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Increased heating bill, can I be compensated?

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Author Topic: Increased heating bill, can I be compensated?  (Read 82 times)
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« on: November 10, 2020, 11:51:08 PM »

Hi,

Over the past month the heating in our rented flat has not been able to turn off, regardless of if we manually turn the boiler/immersion heater on or off, we've tried everything. After reporting it to our landlord he sent someone to fix it, however after only a week later it has started again.

We've noticed our bill increasing for heating considerably as now the heating is on constantly. After notifying our landlord again and trying to fix it, if this problem reoccurred due to him sourcing the cheapest option, are we eligible to be compensated for our increased bills?
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« Reply #1 on: November 11, 2020, 09:54:51 AM »

I've never seen a heating system than cannot be turned off, somewhere. Are you sure what you are claiming is true? If it's a typical boiler controlled by a programmer / thermostat, then it can be turned off at the mains. If it's electrical heating, then each individual panel can be turned off, at the mains. So what kind of heating system do you have where it cannot be turned off? Even then, surely the heating can be turned down to a point whereby it no longer heats - that being equivalent to off?

This would be a genuine question back... seeing as you know the problem exists, but don't seem to be doing (or be able to) anything about it. Yes, something may be broken... like when I realised one of my immersion heaters was on all the time, but you can still manually turn it off. I don't think an installation would be legal at all if it could not be turned off manually and finally.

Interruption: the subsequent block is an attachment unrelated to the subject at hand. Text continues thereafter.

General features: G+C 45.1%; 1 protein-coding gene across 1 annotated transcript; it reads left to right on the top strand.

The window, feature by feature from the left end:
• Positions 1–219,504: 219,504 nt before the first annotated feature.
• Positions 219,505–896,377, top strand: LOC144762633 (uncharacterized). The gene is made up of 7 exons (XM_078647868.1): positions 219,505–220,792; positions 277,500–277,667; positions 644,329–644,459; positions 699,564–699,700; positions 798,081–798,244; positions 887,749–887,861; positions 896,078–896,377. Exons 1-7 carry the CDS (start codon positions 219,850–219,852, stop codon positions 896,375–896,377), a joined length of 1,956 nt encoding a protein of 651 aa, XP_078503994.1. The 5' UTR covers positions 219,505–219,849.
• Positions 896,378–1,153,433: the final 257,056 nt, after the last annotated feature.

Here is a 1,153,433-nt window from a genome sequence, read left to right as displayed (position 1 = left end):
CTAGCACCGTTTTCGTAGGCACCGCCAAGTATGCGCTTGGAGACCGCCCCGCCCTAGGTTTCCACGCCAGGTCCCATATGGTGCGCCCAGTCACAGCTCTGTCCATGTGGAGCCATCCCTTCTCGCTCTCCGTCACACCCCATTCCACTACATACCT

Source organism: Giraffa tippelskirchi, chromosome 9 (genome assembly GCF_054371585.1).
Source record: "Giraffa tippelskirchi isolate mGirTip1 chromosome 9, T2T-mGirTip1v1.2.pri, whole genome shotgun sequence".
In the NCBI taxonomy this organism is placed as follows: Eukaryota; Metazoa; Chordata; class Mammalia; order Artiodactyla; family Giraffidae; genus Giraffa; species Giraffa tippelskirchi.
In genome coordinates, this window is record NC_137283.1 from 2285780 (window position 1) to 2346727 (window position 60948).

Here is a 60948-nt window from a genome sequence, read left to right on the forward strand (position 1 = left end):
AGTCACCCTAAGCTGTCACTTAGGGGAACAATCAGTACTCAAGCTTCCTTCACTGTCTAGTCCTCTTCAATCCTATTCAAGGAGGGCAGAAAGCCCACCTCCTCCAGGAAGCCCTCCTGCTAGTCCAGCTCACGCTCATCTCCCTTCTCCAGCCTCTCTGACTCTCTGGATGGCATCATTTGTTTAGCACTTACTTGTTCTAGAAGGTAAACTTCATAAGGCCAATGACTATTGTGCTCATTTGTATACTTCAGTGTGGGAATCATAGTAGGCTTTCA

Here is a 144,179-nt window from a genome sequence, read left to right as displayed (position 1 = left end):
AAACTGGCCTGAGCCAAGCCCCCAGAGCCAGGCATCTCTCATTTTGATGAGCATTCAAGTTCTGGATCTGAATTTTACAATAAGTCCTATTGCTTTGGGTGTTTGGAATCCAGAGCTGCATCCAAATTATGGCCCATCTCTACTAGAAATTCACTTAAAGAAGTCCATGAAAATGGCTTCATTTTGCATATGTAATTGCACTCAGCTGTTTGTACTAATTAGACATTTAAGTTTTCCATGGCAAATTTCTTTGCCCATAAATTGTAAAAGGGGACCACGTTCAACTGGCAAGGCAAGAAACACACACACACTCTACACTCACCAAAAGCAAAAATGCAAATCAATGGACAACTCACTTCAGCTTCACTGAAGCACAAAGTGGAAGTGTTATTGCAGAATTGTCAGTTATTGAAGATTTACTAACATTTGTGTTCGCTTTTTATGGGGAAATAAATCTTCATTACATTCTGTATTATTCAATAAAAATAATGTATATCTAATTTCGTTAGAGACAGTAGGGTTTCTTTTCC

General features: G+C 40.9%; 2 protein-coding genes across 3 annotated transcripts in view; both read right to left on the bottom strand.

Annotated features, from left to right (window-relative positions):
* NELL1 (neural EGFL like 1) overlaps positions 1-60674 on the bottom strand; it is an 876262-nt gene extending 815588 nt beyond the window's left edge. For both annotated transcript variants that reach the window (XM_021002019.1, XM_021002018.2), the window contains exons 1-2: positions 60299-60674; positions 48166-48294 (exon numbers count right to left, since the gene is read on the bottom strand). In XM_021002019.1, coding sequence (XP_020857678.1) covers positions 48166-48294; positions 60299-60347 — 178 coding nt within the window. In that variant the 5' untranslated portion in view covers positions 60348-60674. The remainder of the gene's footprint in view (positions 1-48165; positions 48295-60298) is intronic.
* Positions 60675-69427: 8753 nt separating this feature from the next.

Why have you made an assumption about cheapest remedy?
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« Reply #2 on: November 12, 2020, 09:33:01 AM »

Looking all over the house, thermostat turned down to its minimum, both hot water and heating settings turned off, immersion off. As I mentioned, we have contacted the landlord and been visited by him and his regular DIY guy and the problem was solved for approx. 1 week, after no change to heating settings by us, it has resumed.

Regarding cheapest option, the landlord will use the same person regardless of the problem and usually the fix is more of a short term deal, e.g. our bath has cracked 3 times, each time polyfiller and gauze was used to plug it. 2 of our doorknobs broke, which were repaired using the same original broken screws, the front door lock broke and instead of a new door, he deactivated all locking mechanisms except the latch attached to the handle (before there were multiple latches above along the length of the door). So, this is a reoccurring theme in which the problem is rarely actually solved, but similar to closing a cupboard with the plates already falling inside.
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« Reply #3 on: November 12, 2020, 09:49:08 AM »

If they're turned off... they can't be heating. What you mean is you've probably turned things off or down at a secondary switch. You need to find whatever controls it all... for me, in my boiler cupboard it's a normal white plastic switch on the wall marked "Boiler"... if that's off the boiler is off, no matter what I might do with the controls on the boiler itself, the programmer, the thermostat.